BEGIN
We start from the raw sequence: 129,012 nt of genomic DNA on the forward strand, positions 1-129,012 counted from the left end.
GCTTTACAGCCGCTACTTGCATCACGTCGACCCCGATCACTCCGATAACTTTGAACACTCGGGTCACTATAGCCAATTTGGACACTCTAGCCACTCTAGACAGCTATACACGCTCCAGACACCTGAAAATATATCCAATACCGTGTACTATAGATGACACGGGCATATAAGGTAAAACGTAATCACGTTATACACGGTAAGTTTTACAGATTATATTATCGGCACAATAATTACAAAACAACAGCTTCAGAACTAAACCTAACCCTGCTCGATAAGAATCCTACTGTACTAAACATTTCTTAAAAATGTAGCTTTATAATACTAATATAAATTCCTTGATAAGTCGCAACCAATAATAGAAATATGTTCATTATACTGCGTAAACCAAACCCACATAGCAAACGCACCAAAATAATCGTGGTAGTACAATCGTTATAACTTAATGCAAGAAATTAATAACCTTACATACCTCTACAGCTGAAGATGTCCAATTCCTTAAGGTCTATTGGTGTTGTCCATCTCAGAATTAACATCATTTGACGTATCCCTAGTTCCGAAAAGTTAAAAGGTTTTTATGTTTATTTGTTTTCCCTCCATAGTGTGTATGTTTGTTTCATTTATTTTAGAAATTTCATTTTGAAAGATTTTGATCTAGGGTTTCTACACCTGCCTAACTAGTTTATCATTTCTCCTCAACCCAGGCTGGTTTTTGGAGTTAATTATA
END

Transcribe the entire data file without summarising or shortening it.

We start from the raw sequence: 129,012 nt of genomic DNA on the forward strand, positions 1-129,012 counted from the left end.
GCTTTACAGCCGCTACTTGCATCACGTCGACCCCGATCACTCCGATAACTTTGAACACTCGGGTCACTATAGCCAATTTGGACACTCTAGCCACTCTAGACAGCTATACACGCTCCAGACACCTGAAAATATATCCAATACCGTGTACTATAGATGACACGGGCATATAAGGTAAAACGTAATCACGTTATACACGGTAAGTTTTACAGATTATATTATCGGCACAATAATTACAAAACAACAGCTTCAGAACTAAACCTAACCCTGCTCGATAAGAATCCTACTGTACTAAACATTTCTTAAAAATGTAGCTTTATAATACTAATATAAATTCCTTGATAAGTCGCAACCAATAATAGAAATATGTTCATTATACTGCGTAAACCAAACCCACATAGCAAACGCACCAAAATAATCGTGGTAGTACAATCGTTATAACTTAATGCAAGAAATTAATAACCTTACATACCTCTACAGCTGAAGATGTCCAATTCCTTAAGGTCTATTGGTGTTGTCCATCTCAGAATTAACATCATTTGACGTATCCCTAGTTCCGAAAAGTTAAAAGGTTTTTATGTTTATTTGTTTTCCCTCCATAGTGTGTATGTTTGTTTCATTTATTTTAGAAATTTCATTTTGAAAGATTTTGATCTAGGGTTTCTACACCTGCCTAACTAGTTTATCATTTCTCCTCAACCCAGGCTGGTTTTTGGAGTTAATTATA